By Sarah Morris, UNICEF NZ International Advocacy Manager
The slogan for this year’s Human Rights Day is Human Rights 365. The idea is that every day is Human Rights Day. The reality of course is that for many, every day is a constant struggle filled with challenges and obstacles to overcome.
Whether it is the little girl living in a refugee camp in Lebanon who wishes she could be back home in Syria or the little boy from South Auckland who wishes his mum had more money for breakfast and new shoes that don’t let the rain in… children are missing out 365 days of the year.
The New Zealand Government will report to the UN Committee on the Rights of the Child in May. Ahead of this, there is some important work being carried out to respond to some of the recommendations that came from the Committee on the Rights of the Child in 2011.
A number of recommendations that came out of the Universal Periodic Review centred on the need for Government to do more to uphold the rights of vulnerable children and address child poverty. The Vulnerable Children’s Action Plan includes a strong focus on workforce development and we are pleased that this work will include a focus on child rights.
The Prime Minister has said that child poverty will be a priority for this term of Government. UNICEF’s international research centre has concluded that Government policy has the single biggest impact on child poverty. So we encourage a relentless and coordinated approach to solving poverty, underpinned by a plan, focused on young children, those in sole parent homes, those reliant on benefits, and Maori and Pasifika children.
Yesterday I arrived in Manila, the Philippines, a day or two ahead of Typhoon Hagupit (known locally as Ruby). Looking out to sea from UNICEF’s office on the 30th floor of RCBC Plaza, there’s no sign yet of the typhoon. There’s even a narrow band of sunlight on the horizon. But everyone knows that it’s coming.
By Rosangela Berman-Bieler. Rosangela is a quadriplegic and serves as Chief of UNICEF’s Disability Section, part of Gender, Rights and Civic Engagement, Programme Division, in New York.
Children in Serbia use assistive technology to do their homework. (c) UNICEF/2011/Kate Holt
December 3 is International Day of Persons with Disabilities, a day when the talents, contributions and abilities of people with disabilities are celebrated globally. The goal is to promote greater understanding of the rights of persons with disabilities and to mobilize support for building a more inclusive society.
The theme this year is Sustainable Development: The Promise of Technology. Thanks to ever-increasing access to technology, people are more connected to each other and can utilize services and information that might previously have been beyond their reach.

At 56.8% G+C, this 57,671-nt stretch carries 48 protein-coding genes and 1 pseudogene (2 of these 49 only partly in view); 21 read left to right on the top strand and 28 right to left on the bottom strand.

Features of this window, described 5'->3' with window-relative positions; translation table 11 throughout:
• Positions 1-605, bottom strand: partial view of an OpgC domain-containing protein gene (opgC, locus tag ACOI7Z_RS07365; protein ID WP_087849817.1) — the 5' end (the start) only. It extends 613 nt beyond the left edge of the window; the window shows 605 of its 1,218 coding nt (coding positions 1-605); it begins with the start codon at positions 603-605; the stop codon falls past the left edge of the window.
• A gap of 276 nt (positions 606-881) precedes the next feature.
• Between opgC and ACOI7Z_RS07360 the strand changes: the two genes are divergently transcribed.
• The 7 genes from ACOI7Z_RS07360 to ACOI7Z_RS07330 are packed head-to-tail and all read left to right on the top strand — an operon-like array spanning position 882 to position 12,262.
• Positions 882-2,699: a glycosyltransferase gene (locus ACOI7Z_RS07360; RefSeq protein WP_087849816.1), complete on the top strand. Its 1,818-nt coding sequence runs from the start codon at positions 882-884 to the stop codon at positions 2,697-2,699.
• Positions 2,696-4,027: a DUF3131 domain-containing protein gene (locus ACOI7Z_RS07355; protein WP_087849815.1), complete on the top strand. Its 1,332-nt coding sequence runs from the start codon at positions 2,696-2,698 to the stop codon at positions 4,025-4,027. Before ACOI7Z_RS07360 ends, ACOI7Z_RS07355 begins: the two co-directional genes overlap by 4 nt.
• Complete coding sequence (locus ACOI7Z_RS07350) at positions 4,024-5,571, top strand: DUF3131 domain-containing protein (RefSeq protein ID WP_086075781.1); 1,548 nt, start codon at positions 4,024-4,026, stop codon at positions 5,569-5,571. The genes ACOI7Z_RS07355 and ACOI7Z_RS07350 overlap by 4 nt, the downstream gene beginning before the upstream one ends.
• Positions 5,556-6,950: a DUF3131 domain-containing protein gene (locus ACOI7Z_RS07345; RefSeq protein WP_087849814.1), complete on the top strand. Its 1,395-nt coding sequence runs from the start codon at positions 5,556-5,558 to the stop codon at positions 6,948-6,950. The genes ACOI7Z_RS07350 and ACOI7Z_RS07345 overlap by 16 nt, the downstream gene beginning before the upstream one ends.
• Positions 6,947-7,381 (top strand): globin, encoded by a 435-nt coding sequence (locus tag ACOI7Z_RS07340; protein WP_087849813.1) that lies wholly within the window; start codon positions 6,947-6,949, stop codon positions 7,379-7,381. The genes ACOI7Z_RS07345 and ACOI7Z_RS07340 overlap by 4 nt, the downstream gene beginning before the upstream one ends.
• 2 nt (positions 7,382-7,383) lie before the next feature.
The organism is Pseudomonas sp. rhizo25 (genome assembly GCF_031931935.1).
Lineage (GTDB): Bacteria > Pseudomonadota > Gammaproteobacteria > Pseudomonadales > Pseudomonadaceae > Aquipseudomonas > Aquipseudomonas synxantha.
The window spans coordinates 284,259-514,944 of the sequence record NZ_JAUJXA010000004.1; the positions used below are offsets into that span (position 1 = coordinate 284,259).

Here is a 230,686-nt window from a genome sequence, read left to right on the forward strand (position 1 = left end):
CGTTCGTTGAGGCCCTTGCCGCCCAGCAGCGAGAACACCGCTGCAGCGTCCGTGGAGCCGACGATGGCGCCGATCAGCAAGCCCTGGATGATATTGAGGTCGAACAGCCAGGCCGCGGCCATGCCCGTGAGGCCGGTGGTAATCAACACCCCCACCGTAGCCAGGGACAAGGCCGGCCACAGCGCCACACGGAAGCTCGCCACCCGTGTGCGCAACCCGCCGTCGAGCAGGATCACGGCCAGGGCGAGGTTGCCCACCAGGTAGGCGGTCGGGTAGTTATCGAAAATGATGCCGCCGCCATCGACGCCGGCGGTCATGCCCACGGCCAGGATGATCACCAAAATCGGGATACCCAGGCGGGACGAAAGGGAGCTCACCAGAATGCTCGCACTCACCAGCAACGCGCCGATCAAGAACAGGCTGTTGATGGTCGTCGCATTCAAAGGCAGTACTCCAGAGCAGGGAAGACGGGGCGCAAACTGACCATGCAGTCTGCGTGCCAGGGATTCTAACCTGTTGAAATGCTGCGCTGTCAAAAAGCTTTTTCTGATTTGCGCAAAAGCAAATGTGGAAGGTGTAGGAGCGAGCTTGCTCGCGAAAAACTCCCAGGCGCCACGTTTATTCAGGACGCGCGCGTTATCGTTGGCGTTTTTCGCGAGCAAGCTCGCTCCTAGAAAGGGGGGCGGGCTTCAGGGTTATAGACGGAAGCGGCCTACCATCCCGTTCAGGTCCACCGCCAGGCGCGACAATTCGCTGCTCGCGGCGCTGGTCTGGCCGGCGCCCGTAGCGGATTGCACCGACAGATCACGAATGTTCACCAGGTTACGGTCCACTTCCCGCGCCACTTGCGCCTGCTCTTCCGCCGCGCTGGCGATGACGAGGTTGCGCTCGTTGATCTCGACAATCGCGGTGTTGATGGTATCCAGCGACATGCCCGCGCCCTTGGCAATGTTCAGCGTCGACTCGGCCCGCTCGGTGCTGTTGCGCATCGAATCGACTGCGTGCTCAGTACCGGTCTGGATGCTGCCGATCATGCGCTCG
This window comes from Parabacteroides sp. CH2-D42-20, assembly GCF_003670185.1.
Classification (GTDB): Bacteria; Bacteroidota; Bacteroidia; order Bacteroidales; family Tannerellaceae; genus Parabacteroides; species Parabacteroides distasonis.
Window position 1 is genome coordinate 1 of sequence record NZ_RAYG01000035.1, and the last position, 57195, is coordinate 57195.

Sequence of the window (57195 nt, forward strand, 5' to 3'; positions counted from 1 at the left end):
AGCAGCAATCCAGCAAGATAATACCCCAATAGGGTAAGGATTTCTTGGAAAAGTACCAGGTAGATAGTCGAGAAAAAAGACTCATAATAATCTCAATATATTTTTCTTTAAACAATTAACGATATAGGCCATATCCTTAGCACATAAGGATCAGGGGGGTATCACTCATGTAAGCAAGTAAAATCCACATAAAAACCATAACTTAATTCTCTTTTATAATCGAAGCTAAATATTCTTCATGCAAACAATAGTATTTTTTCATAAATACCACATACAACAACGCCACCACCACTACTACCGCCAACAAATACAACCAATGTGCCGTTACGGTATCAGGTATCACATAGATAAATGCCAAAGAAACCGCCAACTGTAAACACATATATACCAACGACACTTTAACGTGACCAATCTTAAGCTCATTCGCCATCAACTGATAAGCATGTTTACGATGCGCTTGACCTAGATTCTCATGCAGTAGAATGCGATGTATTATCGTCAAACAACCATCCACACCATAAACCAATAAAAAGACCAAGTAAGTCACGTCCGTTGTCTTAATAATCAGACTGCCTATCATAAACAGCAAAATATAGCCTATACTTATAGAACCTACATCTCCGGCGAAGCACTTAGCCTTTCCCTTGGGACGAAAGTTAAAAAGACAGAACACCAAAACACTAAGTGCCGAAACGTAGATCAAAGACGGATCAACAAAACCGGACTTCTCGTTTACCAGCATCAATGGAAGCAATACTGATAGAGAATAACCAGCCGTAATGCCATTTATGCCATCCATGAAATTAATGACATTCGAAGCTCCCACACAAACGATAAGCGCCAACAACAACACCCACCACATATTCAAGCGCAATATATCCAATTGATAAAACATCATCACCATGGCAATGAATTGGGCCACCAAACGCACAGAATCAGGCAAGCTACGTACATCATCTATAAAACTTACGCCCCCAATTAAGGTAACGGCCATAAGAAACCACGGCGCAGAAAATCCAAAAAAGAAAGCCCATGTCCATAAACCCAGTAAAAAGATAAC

With over 1 billion people worldwide living with a disability, technology can both enable and hinder their participation in society. For example, technology that is not accessible can prevent people with disabilities from accessing information and joining in forums and conversations, making them further marginalised. But technology that is harnessed to promote inclusion and accessibility can help realize the full and equal participation of children and adults with disabilities. Technology can be a tool for fulfilling rights and changing lives.
Thirteen-month-old Alex is a lively and mischievous baby boy, the very life of his local health centre in Mbeya city. His mother, Monica, looks at him with a broad and hopeful smile.
“I found out I was HIV-positive when I took the test for the first time. I was six-months pregnant,” recalls 27-year-old Monica. “I felt like the whole world around me was falling apart. I had heard about HIV before, but I didn’t really know what it was. I heard people say that it’s a bad disease, that it kills people. I even remember neighbours pointing fingers at a woman they said had gotten AIDS because she had been unfaithful. I could never imagine I would one day be in the same situation.”
In Mbeya City, in southern Tanzania, 13-month-old Alex is a ‘miracle baby’ to his mother, who found out she was HIV-positive when she was six-months pregnant. Thanks to effective delivery of PMTCT interventions, Alex tested negative one month ago. Credit: UNICEF Tanzania/2014/Bisin
Through training male champions to encourage men to be part of the health of their partners and children, the investment of this innovative approach to health care breaks down to just fifty cents a father.
Despite progress in bringing HIV testing and treatment to the most affected communities in Africa, stigma has been a significant hurdle for mothers who need to be tested and enrolled in prevention of mother to child transmission programmes.